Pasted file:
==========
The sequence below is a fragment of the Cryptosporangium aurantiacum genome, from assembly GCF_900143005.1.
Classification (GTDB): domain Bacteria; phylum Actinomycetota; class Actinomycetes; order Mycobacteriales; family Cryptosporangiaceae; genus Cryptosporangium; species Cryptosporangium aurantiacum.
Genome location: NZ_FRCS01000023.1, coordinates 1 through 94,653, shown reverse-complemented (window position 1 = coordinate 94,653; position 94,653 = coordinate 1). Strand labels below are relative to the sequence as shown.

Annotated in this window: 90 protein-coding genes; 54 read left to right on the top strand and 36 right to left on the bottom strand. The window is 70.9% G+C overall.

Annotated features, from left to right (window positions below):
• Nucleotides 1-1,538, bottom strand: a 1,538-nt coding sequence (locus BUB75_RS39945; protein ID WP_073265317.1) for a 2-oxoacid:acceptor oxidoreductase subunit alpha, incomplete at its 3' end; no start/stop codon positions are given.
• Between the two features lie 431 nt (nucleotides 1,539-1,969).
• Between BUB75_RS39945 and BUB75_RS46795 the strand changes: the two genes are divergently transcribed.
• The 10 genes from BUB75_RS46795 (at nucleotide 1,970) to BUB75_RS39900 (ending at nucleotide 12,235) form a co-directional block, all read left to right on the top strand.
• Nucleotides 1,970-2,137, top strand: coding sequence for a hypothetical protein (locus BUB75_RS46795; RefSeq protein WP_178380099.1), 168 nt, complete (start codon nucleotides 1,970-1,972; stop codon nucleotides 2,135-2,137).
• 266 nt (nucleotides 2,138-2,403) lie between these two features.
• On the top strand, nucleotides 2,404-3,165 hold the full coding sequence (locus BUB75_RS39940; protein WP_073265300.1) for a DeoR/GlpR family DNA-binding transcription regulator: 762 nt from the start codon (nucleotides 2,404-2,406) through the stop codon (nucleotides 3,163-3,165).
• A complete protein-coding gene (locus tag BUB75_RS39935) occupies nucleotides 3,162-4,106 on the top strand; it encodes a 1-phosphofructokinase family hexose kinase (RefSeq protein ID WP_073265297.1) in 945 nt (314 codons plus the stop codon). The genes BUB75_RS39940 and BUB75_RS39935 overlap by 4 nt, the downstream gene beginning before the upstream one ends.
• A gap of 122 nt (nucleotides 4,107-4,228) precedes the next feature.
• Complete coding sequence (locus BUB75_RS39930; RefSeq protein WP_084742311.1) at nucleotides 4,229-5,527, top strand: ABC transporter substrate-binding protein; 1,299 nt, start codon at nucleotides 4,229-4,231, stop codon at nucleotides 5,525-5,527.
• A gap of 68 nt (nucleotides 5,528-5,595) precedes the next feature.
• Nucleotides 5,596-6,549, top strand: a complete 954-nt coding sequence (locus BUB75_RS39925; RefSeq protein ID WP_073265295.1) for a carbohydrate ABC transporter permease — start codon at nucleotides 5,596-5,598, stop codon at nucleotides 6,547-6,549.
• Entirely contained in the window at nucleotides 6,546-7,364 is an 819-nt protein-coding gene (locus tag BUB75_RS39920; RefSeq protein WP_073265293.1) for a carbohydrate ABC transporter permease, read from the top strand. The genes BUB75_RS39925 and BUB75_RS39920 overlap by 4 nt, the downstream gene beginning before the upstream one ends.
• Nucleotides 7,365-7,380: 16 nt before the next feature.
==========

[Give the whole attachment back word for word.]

The sequence below is a fragment of the Cryptosporangium aurantiacum genome, from assembly GCF_900143005.1.
Classification (GTDB): domain Bacteria; phylum Actinomycetota; class Actinomycetes; order Mycobacteriales; family Cryptosporangiaceae; genus Cryptosporangium; species Cryptosporangium aurantiacum.
Genome location: NZ_FRCS01000023.1, coordinates 1 through 94,653, shown reverse-complemented (window position 1 = coordinate 94,653; position 94,653 = coordinate 1). Strand labels below are relative to the sequence as shown.

Annotated in this window: 90 protein-coding genes; 54 read left to right on the top strand and 36 right to left on the bottom strand. The window is 70.9% G+C overall.

Annotated features, from left to right (window positions below):
• Nucleotides 1-1,538, bottom strand: a 1,538-nt coding sequence (locus BUB75_RS39945; protein ID WP_073265317.1) for a 2-oxoacid:acceptor oxidoreductase subunit alpha, incomplete at its 3' end; no start/stop codon positions are given.
• Between the two features lie 431 nt (nucleotides 1,539-1,969).
• Between BUB75_RS39945 and BUB75_RS46795 the strand changes: the two genes are divergently transcribed.
• The 10 genes from BUB75_RS46795 (at nucleotide 1,970) to BUB75_RS39900 (ending at nucleotide 12,235) form a co-directional block, all read left to right on the top strand.
• Nucleotides 1,970-2,137, top strand: coding sequence for a hypothetical protein (locus BUB75_RS46795; RefSeq protein WP_178380099.1), 168 nt, complete (start codon nucleotides 1,970-1,972; stop codon nucleotides 2,135-2,137).
• 266 nt (nucleotides 2,138-2,403) lie between these two features.
• On the top strand, nucleotides 2,404-3,165 hold the full coding sequence (locus BUB75_RS39940; protein WP_073265300.1) for a DeoR/GlpR family DNA-binding transcription regulator: 762 nt from the start codon (nucleotides 2,404-2,406) through the stop codon (nucleotides 3,163-3,165).
• A complete protein-coding gene (locus tag BUB75_RS39935) occupies nucleotides 3,162-4,106 on the top strand; it encodes a 1-phosphofructokinase family hexose kinase (RefSeq protein ID WP_073265297.1) in 945 nt (314 codons plus the stop codon). The genes BUB75_RS39940 and BUB75_RS39935 overlap by 4 nt, the downstream gene beginning before the upstream one ends.
• A gap of 122 nt (nucleotides 4,107-4,228) precedes the next feature.
• Complete coding sequence (locus BUB75_RS39930; RefSeq protein WP_084742311.1) at nucleotides 4,229-5,527, top strand: ABC transporter substrate-binding protein; 1,299 nt, start codon at nucleotides 4,229-4,231, stop codon at nucleotides 5,525-5,527.
• A gap of 68 nt (nucleotides 5,528-5,595) precedes the next feature.
• Nucleotides 5,596-6,549, top strand: a complete 954-nt coding sequence (locus BUB75_RS39925; RefSeq protein ID WP_073265295.1) for a carbohydrate ABC transporter permease — start codon at nucleotides 5,596-5,598, stop codon at nucleotides 6,547-6,549.
• Entirely contained in the window at nucleotides 6,546-7,364 is an 819-nt protein-coding gene (locus tag BUB75_RS39920; RefSeq protein WP_073265293.1) for a carbohydrate ABC transporter permease, read from the top strand. The genes BUB75_RS39925 and BUB75_RS39920 overlap by 4 nt, the downstream gene beginning before the upstream one ends.
• Nucleotides 7,365-7,380: 16 nt before the next feature.